Not after some enthusiastic driving it won't, but from cold it will. It's relative from that respect. But bear in mind a turbo off boost is a restrictive device, so some heat soak will occur.

    [ QUOTE ]
    Gambba said:
    nor will the engine,


    [/ QUOTE ]
    Yes it will, otherwise your engine wouldn't get up to working temperature if you left it idling, which it does. It can even get the fans to kick in i.e. when stuck in traffic.

    [ QUOTE ]
    Gambba said:
    The engine is at it's hottest when under load regardless of moving or not,


    [/ QUOTE ]
    Granted, but what about heat soak. Some of that heat will still be retained when you slow down/stop.

    [ QUOTE ]
    Gambba said:
    yes the air flow assists, but then that's what the fans are for!


    [/ QUOTE ]
    The fans are there for the cooling system. Any additional airflow through the engine bay is a bonus. And bear in mind the turbo has an engine block between it and the fan.

    [ QUOTE ]
    Gambba said:
    I let my car cool down for a couple of minutes for the simple reason is that while the fans are operating and the water pump is pumping then that means everything is being cooled, not heated up.


    [/ QUOTE ]
    That's providing the fan is running when you stop. If you only leave it for 30 seconds the coolant may not hit the temp at which the fans kick in, therefore you are putting more heat in there.

    [ QUOTE ]
    Gambba said:
    I would strongly disagree about turbo's being designed and built to withstand abuse,


    [/ QUOTE ]
    I didn't say they were designed to withstand abuse. I said they were designed to withstand working temperatures.

    [ QUOTE ]
    Gambba said:
    I have seen extremely large and expensive diesel turbochargers fecked up because the operator just jumped out of the machine without a cool down.


    [/ QUOTE ]
    Everything can be broken. That's why I said it does need to cool down if it's glowing, but if it's been subjected to normal driving conditions it doesn't. Hence the "That's what it was designed for" bit.

    [ QUOTE ]
    Gambba said:
    keeping the turbo lubed and cool is essential for the bearings when shutting down. The turbo on the car does not stop turning just because you leave the car to idle, it will continue to rotate and lubricate itself, and when we say turbo spooling up we don't mean it goes from a standing start, we just mean the time it takes to go from it's idle speed up to 180,000-200,000 rpm.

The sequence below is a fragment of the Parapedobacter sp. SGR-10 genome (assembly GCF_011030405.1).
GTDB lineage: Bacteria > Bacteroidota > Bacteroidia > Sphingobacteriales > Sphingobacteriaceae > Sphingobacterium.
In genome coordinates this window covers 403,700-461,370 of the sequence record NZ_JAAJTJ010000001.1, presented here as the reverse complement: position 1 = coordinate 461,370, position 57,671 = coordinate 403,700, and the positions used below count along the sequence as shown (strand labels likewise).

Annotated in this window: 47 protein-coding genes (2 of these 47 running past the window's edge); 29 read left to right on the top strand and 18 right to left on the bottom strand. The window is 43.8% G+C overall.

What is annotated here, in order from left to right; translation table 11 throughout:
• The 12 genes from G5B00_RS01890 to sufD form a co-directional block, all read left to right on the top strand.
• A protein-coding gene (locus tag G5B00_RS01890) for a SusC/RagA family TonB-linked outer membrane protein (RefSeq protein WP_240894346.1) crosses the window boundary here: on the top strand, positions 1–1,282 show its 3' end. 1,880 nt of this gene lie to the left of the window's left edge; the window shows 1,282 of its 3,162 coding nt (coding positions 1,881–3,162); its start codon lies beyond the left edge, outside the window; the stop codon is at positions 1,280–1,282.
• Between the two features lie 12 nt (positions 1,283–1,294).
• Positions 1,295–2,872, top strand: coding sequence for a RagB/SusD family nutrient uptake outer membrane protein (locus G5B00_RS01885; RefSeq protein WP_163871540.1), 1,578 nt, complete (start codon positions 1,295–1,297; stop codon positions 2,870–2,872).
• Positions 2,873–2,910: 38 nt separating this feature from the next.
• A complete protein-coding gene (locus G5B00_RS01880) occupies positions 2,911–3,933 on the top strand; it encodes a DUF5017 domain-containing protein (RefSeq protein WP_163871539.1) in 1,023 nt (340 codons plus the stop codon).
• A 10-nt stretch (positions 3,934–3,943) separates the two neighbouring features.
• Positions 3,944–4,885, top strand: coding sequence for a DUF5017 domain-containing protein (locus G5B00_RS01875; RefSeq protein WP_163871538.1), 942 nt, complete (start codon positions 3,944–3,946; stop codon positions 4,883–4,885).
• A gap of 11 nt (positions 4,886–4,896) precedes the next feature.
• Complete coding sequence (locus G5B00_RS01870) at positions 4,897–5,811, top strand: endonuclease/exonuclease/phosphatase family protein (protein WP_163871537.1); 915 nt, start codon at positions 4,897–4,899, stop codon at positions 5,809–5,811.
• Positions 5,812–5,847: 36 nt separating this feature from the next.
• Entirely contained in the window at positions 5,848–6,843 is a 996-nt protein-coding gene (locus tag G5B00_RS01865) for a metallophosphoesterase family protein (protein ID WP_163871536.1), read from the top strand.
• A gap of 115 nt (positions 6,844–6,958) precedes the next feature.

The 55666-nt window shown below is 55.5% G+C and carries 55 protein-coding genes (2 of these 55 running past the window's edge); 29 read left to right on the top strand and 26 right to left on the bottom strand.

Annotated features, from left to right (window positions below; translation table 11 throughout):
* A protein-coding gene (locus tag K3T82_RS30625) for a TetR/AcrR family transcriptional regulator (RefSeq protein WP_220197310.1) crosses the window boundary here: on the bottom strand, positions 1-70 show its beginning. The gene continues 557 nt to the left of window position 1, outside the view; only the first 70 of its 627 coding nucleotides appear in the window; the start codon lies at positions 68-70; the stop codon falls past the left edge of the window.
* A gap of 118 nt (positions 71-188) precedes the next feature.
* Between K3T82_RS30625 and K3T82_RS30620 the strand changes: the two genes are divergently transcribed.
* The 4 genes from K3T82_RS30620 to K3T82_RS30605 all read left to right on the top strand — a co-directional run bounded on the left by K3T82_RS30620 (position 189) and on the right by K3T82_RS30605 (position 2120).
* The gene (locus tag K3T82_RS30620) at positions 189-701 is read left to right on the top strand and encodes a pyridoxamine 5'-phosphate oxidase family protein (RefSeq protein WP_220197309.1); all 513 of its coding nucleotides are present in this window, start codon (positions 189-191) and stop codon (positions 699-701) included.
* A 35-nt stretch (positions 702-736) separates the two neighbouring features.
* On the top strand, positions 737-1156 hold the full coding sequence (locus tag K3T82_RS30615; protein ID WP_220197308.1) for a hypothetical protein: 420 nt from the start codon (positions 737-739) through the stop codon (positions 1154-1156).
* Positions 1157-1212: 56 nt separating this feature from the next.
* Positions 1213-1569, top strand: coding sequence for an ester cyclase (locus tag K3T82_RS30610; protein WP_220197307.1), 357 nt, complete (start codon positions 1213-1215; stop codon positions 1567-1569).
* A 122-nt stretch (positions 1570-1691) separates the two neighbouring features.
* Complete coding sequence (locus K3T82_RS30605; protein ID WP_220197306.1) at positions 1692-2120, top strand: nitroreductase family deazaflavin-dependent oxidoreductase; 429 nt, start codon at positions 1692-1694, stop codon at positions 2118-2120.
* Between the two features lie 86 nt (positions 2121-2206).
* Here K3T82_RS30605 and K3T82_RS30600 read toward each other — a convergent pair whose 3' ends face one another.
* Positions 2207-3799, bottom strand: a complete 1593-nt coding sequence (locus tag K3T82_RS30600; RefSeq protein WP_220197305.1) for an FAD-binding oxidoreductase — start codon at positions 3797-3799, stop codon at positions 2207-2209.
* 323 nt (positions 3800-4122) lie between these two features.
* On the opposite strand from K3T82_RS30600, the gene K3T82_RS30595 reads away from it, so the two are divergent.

[/ QUOTE ]
    I agree. That's why you shouldn't blip the throttle then shut the engine off with the revs above idle. I realise the turbo is spinning, relatively slowly compared to when it's boosting, but leaving it there spinning slowly with the least amount of oil pressure feeding it is probably more detrimental than just turning the engine off, saving it from 2-3 minutes of slow operation in a low oil feed situation.

    [ QUOTE ]
    Gambba said:
    Most turbo failures are down to lack of lubrication to the bearings....this is a fact!


    [/ QUOTE ]
    Again, I'm with you. Usually caused by people who blip the throttle on start-up when all the oil has drained from the turbo - The oil hasn't had chance to be circulated round the engine and back into the turbo. NOT from turning it off without leaving it to idle for 5 minutes.

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    Re: Cooling down?

    Sorry Seizure some of my points were not made so clear due to over enthuastic typing, brought on by my half wit dealers stressing me out!

    My meaning about the turbo and engine heating up when at idle is refering to after having driven the car, not from cold!

    And reference the airflow, airflow across the engine is hardly worth talking about, I refer to airflow through the Rad.

    Everything else I think is pretty resonable, although I still disagree with some of your points, but don't see the point in arguing about petty things. And I think that we can agree that after 'spirited driving' then a coll down is a good idea, but under normal controlled driving (Not that I know what this is) then there is no problem with switching off once stopped....agreed?

    I only tend to leave my car idling for 1 min max after any sort of driving, but this is more to do with problems I had in the past regarding start up problems. The only reason i mentioned two minutes in my orignal post is because that's what I always say "Yeah hang on two minutes" yet 20 seconds later I'm done.....and plus I wasn't expecting any comments so didn't explain myself very well.